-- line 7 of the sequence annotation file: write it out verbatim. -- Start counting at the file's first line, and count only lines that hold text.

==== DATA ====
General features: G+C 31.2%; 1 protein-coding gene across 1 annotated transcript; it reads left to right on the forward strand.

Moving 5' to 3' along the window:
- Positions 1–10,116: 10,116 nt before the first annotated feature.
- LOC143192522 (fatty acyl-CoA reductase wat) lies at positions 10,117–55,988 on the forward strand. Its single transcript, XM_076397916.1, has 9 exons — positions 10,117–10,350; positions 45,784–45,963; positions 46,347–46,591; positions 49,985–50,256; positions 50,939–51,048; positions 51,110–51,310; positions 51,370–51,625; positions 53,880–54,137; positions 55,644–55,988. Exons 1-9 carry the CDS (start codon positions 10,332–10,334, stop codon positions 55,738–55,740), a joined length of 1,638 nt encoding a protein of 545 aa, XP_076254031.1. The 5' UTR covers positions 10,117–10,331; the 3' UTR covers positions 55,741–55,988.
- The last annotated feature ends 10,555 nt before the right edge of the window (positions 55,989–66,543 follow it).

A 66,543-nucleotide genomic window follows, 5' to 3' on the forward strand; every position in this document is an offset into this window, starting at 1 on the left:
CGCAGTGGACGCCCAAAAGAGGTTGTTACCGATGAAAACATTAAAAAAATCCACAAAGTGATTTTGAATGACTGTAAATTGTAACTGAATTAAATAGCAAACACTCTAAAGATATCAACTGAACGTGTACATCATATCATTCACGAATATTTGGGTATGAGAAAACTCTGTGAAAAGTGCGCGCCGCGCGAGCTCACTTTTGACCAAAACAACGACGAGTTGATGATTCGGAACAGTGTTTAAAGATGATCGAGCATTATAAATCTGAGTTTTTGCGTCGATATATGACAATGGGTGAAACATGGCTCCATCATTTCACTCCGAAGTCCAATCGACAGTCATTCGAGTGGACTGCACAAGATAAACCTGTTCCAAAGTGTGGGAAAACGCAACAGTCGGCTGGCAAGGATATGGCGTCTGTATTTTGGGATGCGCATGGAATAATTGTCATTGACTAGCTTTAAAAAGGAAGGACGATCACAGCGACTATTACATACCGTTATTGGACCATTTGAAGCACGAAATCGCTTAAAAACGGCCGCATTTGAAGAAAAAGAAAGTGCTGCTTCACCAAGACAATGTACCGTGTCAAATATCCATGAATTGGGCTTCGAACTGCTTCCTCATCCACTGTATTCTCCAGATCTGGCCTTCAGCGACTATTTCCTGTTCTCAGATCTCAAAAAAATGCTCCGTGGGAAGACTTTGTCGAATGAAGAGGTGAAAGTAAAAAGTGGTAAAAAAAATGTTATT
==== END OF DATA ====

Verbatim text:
CGCAGTGGACGCCCAAAAGAGGTTGTTACCGATGAAAACATTAAAAAAATCCACAAAGTGATTTTGAATGACTGTAAATTGTAACTGAATTAAATAGCAAACACTCTAAAGATATCAACTGAACGTGTACATCATATCATTCACGAATATTTGGGTATGAGAAAACTCTGTGAAAAGTGCGCGCCGCGCGAGCTCACTTTTGACCAAAACAACGACGAGTTGATGATTCGGAACAGTGTTTAAAGATGATCGAGCATTATAAATCTGAGTTTTTGCGTCGATATATGACAATGGGTGAAACATGGCTCCATCATTTCACTCCGAAGTCCAATCGACAGTCATTCGAGTGGACTGCACAAGATAAACCTGTTCCAAAGTGTGGGAAAACGCAACAGTCGGCTGGCAAGGATATGGCGTCTGTATTTTGGGATGCGCATGGAATAATTGTCATTGACTAGCTTTAAAAAGGAAGGACGATCACAGCGACTATTACATACCGTTATTGGACCATTTGAAGCACGAAATCGCTTAAAAACGGCCGCATTTGAAGAAAAAGAAAGTGCTGCTTCACCAAGACAATGTACCGTGTCAAATATCCATGAATTGGGCTTCGAACTGCTTCCTCATCCACTGTATTCTCCAGATCTGGCCTTCAGCGACTATTTCCTGTTCTCAGATCTCAAAAAAATGCTCCGTGGGAAGACTTTGTCGAATGAAGAGGTGAAAGTAAAAAGTGGTAAAAAAAATGTTATT